The University of Texas Health Science Center at San Antonio (UTHSCSA) and the Agency for Toxic Substances and Disease Registry (ATSDR) signed a major initiative May 29 — a pact that will enhance the education and training of physicians and researchers about the unique environmental health issues and toxicology of the Lower Rio Grande Valley of Texas.
Francisco G. Cigarroa, M.D., president of the Health Science Center, and Peter McCumiskey, deputy assistant administrator of the ATSDR, signed a memorandum of understanding in San Antonio. Dr. Cigarroa expressed gratitude for the ATSDR's initiative to work more formally with the Health Science Center, especially with the Lower Rio Grande Valley Regional Academic Health Center (RAHC), to incorporate training in environmental toxic exposures and response to situations in which environmental exposures might occur. UTHSCSA operates the medical education and medical research divisions of the Regional Academic Health Center.
"We look forward to new opportunities in which our faculty, residents and students can engage in scientific exchange visits with the ATSDR and its partner federal agencies, such as the Environmental Protection Agency (EPA) and the Centers for Disease Control and Prevention (CDC)," Dr. Cigarroa said.
Steven A. Wartman, M.D., Ph.D., executive vice president for academic and health affairs and dean of the UTHSCSA School of Medicine, voiced support for cooperative environmental health projects and future grant opportunities with the ATSDR. The RAHC's regional dean, Leonel Vela, M.D., said the agreement "opens the door to new partnerships, better surveillance and enhanced scientific research opportunities for the RAHC and all our partners in the Lower Rio Grande Valley."
McCumiskey and Juan Reyes, director of the ATSDR's office of regional operations, said they have collaborated with several UTHSCSA researchers, including Claudia S. Miller, M.D., director of the South Texas Environmental Education and Research Center (STEER), a Laredo-based program under the auspices of the UTHSCSA department of family and community medicine. They said that the agreement would pave the way for new partnership opportunities, especially with the RAHC's community medicine connections.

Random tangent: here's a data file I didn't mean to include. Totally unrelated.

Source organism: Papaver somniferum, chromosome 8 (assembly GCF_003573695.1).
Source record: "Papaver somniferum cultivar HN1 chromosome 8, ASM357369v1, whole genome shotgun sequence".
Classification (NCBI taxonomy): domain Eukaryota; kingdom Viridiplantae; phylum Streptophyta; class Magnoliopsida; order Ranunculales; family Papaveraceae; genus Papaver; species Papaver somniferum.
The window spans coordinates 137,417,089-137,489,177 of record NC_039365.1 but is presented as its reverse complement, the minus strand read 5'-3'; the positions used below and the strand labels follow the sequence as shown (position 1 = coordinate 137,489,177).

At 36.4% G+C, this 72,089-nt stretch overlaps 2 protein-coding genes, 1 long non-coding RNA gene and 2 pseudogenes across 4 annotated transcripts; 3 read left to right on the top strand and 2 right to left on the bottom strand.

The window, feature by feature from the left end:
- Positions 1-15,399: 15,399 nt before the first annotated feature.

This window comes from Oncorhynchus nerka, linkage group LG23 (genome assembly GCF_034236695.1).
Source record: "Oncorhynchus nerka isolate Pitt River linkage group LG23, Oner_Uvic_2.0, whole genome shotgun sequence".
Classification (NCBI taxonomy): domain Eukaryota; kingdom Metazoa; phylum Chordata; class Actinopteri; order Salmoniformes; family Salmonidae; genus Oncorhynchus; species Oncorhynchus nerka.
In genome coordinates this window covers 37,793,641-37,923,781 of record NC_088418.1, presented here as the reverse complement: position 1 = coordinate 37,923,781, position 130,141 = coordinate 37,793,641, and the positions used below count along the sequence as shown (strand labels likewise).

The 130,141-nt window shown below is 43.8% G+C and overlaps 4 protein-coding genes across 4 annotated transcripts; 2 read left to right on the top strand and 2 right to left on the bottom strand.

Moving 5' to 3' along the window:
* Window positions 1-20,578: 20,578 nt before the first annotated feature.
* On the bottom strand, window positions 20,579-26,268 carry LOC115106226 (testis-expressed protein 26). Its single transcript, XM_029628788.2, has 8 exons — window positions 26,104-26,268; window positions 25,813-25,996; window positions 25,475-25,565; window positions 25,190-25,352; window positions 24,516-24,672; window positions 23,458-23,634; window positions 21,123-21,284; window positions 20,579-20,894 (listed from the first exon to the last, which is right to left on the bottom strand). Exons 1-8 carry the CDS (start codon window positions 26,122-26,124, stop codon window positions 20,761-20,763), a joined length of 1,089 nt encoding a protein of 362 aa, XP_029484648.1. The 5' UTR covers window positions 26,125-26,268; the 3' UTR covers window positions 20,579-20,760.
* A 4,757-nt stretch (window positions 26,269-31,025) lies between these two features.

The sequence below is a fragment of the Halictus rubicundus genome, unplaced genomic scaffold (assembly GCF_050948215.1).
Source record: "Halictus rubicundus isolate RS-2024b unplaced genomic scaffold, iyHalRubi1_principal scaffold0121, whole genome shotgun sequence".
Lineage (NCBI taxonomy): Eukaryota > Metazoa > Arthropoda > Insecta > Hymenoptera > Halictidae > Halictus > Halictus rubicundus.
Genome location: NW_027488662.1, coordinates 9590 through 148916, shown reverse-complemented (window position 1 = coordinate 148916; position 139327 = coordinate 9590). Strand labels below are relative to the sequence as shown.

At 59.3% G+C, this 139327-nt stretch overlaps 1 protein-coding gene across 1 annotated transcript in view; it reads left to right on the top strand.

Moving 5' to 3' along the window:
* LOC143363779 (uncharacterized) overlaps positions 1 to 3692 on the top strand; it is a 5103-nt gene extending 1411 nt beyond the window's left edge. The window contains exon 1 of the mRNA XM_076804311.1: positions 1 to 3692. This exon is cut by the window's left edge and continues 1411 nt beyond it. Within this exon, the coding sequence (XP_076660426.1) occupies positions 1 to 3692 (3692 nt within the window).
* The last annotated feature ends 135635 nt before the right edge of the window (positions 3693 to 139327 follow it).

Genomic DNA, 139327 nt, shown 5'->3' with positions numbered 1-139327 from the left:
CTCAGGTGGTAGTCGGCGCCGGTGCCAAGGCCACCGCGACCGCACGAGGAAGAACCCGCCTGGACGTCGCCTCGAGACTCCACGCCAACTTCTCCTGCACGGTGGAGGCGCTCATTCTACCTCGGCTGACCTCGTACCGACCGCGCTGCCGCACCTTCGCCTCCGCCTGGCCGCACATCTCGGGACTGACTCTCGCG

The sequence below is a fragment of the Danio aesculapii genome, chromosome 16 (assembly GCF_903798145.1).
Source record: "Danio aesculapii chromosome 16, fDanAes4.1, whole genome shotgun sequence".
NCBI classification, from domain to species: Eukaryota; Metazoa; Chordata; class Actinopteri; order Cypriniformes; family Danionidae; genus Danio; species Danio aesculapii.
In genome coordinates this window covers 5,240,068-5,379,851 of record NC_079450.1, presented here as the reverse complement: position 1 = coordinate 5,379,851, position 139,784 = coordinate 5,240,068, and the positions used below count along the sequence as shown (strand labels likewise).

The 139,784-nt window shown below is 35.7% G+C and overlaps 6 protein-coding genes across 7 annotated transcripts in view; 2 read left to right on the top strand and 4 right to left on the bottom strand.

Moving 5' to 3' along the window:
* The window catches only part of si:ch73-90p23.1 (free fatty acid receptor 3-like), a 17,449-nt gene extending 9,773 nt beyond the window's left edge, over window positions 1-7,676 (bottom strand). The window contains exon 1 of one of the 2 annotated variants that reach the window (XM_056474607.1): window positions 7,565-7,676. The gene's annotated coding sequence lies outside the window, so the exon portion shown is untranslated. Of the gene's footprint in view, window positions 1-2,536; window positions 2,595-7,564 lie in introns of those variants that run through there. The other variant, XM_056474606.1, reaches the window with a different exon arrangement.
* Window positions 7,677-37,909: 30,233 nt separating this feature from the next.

"We hope that many RAHC faculty and other health care partners who work with the RAHC in the Lower Rio Grande Valley will become active participants via this agreement to help the ATSDR fulfill its mission, part of which is to better protect the health of the people of South Texas," McCumiskey said.
The Agency for Toxic Substances and Disease Registry is chartered by the U.S. Congress to investigate the health effects of toxic substance sites and works cooperatively with the EPA and CDC. The ATSDR conducts public health assessments of waste sites, provides health consultations concerning specific hazardous substances, administers health surveillance and registries, responds to emergency releases of hazardous substances, and conducts education and training concerning hazardous substances. For additional information about the ATSDR, see http://www.atsdr.cdc.gov/about.html.
Additional information about the UTHSCSA's RAHC and STEER programs can be found at: http://rahc.uthscsa.edu/ and http://steer.uthscsa.edu/.